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Officials plan future improvements during Visioning Day

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By Lindsay Edmunds

Representatives of numerous government agencies, as well as elected officials, stakeholders, and partners gathered at the Cedar Key Library where the City of Cedar Key co-hosted the United States Department of Agriculture’s (USDA) Visioning Day, which included a tour of the Cedar Key community.

Representatives of the USDA, along with several Cedar Key City Commissioners, members of the Cedar Key Water and Sewer District, the Suwannee River Water Management District, the Department of Environmental Protection, Cedar Key Aquaculture Association, Levy County School Board, Levy County Commission, Florida Fish and Wildlife Conservation, IFAS Aquaculture, as well as representatives of various other entities were present for the event.

Sue Colson began the day by welcoming the guests and stating that, “Each one of us has a vision for Cedar Key, and when we leave here today, I hope that each of you will have a vision too.”

After a brief overview of the plans for the day, the group began their guided tour of the community in classic Cedar Key style – in golf carts! Shawn Stephenson made the island atmosphere even more prevalent by having a few people ride in his boat (which he hauled behind his truck on a trailer) for the extent of the tour. The purpose of the tour was to highlight the present needs of the city as well as the successes of previous partnerships and projects.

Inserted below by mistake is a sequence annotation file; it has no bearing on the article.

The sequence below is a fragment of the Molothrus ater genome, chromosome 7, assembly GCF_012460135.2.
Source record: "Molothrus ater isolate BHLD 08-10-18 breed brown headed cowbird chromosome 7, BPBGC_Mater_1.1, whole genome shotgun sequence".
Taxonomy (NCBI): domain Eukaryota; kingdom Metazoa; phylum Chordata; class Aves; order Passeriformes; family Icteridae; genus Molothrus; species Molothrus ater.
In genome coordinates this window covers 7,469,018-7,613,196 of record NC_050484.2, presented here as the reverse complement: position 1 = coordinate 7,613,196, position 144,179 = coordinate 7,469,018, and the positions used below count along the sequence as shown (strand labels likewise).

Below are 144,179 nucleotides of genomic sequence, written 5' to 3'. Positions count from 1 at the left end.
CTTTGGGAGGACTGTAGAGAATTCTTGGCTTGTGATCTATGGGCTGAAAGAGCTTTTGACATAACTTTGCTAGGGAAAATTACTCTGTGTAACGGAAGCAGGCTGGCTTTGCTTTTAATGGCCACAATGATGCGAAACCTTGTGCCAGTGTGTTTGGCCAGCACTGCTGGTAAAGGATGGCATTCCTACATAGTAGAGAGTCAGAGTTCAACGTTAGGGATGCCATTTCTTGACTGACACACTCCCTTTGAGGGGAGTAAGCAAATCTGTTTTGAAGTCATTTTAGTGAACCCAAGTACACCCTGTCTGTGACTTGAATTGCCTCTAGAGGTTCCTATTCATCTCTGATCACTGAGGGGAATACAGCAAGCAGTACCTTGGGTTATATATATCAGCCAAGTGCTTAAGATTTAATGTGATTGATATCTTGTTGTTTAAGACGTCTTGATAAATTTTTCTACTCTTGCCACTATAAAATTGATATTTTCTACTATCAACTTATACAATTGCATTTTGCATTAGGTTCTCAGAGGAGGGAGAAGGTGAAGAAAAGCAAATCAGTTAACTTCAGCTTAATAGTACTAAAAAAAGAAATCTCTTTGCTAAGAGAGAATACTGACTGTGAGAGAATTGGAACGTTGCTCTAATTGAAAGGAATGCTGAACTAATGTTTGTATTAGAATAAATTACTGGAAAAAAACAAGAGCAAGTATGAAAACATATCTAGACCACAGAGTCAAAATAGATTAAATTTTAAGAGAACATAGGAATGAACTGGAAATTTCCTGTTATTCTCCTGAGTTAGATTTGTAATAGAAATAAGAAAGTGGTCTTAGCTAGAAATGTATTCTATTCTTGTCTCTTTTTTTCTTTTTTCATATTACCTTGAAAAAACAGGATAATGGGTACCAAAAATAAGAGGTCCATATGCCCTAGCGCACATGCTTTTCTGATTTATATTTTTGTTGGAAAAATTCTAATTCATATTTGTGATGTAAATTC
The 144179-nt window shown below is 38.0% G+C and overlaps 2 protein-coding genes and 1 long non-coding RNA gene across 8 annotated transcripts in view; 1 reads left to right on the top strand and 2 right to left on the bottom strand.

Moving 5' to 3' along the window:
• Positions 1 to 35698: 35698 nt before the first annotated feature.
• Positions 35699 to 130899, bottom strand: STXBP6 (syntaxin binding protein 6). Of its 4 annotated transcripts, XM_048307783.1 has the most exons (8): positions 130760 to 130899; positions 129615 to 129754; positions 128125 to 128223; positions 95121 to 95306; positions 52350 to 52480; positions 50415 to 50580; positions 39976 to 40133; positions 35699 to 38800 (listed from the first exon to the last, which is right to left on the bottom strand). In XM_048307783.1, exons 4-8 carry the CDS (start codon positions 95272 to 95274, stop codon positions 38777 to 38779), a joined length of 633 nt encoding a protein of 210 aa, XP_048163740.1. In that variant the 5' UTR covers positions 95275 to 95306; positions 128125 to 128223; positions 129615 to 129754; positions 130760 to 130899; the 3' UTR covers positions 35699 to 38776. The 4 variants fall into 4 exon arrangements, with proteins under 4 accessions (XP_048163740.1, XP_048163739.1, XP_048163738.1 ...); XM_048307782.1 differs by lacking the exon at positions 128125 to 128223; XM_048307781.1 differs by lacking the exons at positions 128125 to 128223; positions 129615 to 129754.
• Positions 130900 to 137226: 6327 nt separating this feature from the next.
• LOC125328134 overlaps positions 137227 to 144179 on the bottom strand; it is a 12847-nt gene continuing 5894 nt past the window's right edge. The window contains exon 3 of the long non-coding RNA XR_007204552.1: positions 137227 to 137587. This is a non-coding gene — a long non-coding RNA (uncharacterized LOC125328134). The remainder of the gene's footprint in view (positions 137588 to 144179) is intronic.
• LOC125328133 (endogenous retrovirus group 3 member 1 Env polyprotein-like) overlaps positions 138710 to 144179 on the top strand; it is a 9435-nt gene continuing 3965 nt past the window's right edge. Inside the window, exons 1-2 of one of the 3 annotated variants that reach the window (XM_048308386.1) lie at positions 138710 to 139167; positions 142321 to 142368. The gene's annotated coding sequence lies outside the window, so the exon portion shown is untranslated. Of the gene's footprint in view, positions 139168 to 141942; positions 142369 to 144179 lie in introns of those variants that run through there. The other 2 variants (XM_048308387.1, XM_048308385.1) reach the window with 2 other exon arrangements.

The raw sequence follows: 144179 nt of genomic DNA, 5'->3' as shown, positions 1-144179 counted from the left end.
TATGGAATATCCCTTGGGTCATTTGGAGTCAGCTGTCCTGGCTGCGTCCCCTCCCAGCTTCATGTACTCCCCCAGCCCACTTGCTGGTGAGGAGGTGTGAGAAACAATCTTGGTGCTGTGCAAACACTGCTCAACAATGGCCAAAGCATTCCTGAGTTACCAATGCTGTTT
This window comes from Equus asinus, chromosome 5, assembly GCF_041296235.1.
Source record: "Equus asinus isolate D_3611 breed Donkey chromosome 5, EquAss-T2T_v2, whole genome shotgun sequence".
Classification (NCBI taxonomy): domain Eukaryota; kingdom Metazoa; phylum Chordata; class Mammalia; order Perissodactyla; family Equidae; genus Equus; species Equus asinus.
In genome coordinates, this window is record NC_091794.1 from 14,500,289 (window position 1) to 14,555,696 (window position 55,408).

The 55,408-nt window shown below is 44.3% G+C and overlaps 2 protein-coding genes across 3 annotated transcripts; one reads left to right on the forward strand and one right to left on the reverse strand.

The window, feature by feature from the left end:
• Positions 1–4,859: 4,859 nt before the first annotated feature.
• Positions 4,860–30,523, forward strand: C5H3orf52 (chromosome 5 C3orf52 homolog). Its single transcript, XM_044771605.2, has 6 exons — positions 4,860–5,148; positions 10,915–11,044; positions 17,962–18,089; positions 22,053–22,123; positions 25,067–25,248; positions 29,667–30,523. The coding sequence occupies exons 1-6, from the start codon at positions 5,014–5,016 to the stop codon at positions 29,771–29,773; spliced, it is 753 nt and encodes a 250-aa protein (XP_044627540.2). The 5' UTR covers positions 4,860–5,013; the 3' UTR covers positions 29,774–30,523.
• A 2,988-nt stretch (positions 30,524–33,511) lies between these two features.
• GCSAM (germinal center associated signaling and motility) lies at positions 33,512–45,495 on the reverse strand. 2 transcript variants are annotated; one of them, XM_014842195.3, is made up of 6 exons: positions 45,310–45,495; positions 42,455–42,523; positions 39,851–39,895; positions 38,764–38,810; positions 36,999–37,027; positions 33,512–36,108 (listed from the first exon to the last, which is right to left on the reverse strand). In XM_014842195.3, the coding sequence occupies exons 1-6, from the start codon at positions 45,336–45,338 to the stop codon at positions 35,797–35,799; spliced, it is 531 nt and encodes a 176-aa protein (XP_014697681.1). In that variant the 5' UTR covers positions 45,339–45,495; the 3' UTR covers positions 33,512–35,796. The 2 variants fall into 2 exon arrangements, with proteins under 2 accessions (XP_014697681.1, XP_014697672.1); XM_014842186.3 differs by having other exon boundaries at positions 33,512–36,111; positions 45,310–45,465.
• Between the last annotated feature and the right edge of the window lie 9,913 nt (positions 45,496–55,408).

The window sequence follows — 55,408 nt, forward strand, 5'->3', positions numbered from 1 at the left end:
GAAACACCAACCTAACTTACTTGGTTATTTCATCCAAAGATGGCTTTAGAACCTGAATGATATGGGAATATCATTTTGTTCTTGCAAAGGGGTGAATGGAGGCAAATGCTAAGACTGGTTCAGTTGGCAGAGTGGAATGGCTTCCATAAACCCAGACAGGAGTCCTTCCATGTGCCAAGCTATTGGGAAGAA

The first stop on the tour was outside the Cedar Key Library, where Greg Lang, the Community Redevelopment Agency (CRA) Director, pointed out that the community needs support for the revitalization of downtown as well as the Cedar Key Village project. After boarding the golf carts and boat, the group proceeded to the second stop on the tour, which was the historic Lutterloh building. Here, Lang discussed the community’s wish to add a maritime and fishing heritage museum. At the next stop near the school, the need for a youth and adult center was discussed. The next stop highlighted the need to reconstruct and create new workforce housing units.

Throughout the tour, the group was made aware of the poor condition of some of Cedar Key’s roads. At another stop, Lang discussed storm water problems, as well as the community’s wish to make repairs and renovate the historic lighthouse at Seahorse Key. The golf cart procession then stopped outside the marina to take note of the state of the boat ramp, as well as the docks on the inside marina.

Lang pointed out to the tour participants a previous success story--the kayak launch and the City Park. The next stop highlighted the city’s need for improvements and repairs in the water treatment plant, along with other improvements in the water and sewer infrastructure.

After the tour, participants were treated to “a taste of Cedar Key,” in the form of lunch catered by the Island Room. During lunch, Leslie Sturmer gave a presentation titled, “Welcome to Clamelot,” which outlined the development of the clam industry in Cedar Key. In her presentation, Sturmer discussed the various facets of the industry, and also talked about the positive economic impact the clam industry has had on the community.

Following Surmer’s presentation, Roy Norton of Suncoast Community Partners spoke about the Cedar Key Village project. Next came a discussion forum lead by Greg Lang who gave a presentation that formally delineated the community’s needs.

This presentation was followed by another discussion forum in which representatives of the USDA, as well as other key officials, discussed the programs available that could help meet the needs of the Cedar Key Community. Tresca Clemmons discussed multi-family housing programs, as did Daryl Cooper for single family housing programs. Bruni Robles then spoke about business-cooperative programs, followed by Michael Langston, the USDA Community Programs Director, who discussed water and waste disposal, and stressed the importance of prioritizing the city’s needs and organizing them into individual projects.